Today’s automobiles are complex machines designed to extract every possible mile from fuel while emitting as little carbon dioxide as possible and still providing safety to its occupants. To achieve these ends, auto engines are made of materials that are as light as possible while running hotter than ever before, thus burning gasoline more efficiently. Sections of auto bodies that must provide impact protection are made of high strength steel or advanced aluminum, while wheel wells and other non-impact areas are made of plastics.
Engine blocks are cast of iron, aluminum, composites, and/or steel; other "under-the-hood" parts may be made of magnesium, copper, or polymers; driveshafts, camshafts, axles, and steering shafts are composed of forgings; brake disks are made of steel, aluminum composites, or ceramics; muffler systems are made of stainless steel, or even titanium. Finally, many of these materials are coated, painted, and/or heat treated.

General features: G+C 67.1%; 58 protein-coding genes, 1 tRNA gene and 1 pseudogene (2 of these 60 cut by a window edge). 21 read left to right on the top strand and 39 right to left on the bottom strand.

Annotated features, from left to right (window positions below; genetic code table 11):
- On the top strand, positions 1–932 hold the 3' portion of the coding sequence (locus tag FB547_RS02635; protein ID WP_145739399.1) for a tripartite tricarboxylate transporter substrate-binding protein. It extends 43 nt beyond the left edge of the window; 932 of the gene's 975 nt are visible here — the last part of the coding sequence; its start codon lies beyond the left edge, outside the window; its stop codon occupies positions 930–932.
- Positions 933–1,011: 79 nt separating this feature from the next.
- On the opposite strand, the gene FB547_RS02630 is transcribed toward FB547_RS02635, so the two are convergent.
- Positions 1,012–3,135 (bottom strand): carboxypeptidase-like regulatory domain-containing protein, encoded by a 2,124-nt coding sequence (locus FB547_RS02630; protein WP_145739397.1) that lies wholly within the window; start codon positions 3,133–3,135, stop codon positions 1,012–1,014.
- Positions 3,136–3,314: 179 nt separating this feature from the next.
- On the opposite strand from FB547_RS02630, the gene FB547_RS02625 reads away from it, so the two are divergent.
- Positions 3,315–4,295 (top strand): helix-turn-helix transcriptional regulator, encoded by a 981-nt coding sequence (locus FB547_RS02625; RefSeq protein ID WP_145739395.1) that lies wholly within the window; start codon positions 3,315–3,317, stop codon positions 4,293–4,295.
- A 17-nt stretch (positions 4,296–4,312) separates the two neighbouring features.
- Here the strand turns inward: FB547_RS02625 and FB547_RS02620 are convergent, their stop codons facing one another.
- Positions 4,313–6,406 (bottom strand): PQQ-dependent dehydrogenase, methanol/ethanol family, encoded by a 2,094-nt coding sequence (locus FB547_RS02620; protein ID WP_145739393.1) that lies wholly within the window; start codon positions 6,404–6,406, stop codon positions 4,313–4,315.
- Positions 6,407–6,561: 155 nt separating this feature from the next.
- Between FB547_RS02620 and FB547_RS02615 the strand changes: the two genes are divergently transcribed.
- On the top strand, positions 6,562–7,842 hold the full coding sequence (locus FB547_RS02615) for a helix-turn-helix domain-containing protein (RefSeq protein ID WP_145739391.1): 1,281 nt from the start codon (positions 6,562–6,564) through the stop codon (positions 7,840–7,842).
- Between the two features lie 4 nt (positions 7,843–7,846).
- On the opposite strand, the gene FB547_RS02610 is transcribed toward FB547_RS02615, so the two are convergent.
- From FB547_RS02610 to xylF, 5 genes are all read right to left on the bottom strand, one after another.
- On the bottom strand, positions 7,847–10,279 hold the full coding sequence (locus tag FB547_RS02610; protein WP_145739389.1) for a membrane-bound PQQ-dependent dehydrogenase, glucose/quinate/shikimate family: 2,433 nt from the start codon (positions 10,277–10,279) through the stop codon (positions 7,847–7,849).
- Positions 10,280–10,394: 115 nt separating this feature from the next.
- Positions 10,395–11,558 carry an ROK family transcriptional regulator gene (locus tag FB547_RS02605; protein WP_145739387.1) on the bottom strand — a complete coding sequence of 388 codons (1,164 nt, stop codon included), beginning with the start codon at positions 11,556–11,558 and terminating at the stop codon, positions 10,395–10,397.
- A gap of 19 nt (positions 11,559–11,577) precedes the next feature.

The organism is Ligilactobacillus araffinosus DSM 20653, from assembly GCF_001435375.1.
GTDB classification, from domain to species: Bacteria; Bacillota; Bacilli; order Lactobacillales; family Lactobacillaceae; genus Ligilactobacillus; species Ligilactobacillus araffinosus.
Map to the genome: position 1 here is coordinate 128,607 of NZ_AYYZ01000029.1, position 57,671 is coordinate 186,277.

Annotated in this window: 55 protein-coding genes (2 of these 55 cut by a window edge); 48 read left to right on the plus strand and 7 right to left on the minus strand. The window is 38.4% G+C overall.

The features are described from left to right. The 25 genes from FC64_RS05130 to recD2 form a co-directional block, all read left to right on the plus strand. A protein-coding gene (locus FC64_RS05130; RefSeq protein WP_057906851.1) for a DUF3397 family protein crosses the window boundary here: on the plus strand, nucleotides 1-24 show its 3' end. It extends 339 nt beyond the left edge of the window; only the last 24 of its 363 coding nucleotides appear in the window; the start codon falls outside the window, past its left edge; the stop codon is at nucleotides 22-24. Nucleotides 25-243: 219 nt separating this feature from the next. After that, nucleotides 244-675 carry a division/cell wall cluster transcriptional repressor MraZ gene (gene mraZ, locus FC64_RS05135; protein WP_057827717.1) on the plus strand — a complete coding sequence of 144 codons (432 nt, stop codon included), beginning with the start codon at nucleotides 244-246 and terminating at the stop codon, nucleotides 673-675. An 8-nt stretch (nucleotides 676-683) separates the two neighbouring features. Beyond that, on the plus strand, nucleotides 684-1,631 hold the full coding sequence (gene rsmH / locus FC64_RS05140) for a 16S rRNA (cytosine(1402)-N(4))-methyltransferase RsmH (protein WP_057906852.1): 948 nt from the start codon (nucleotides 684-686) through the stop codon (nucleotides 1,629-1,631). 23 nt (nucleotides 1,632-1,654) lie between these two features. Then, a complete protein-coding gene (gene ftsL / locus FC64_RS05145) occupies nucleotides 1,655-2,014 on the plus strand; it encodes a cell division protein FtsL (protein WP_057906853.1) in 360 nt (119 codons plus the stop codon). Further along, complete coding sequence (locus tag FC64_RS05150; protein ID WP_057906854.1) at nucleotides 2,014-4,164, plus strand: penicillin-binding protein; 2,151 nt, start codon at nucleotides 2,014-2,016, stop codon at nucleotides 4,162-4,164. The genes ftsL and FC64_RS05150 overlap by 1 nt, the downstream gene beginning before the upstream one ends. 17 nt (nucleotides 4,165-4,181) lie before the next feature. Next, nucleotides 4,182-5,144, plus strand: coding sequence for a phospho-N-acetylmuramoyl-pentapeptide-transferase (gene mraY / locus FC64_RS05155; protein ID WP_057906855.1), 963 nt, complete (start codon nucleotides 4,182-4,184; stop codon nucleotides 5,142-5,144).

Modern tires are no less complex, though still based on natural rubber. Tire structure consists of plies of steel belts, rubber, and polymers, held together with a variety of adhesives. Additions of carbon black and a multitude of chemicals improve durability and performance.
To guarantee to automakers that their materials will meet rigid specifications, material suppliers come to NSL Analytical to document chemistry, mechanical strength, and physical properties. Our teams of materials specialists are familiar with both conventional and advanced automotive materials, and can assure our customers that mechanical and physical characteristics will be accurately measured and documented.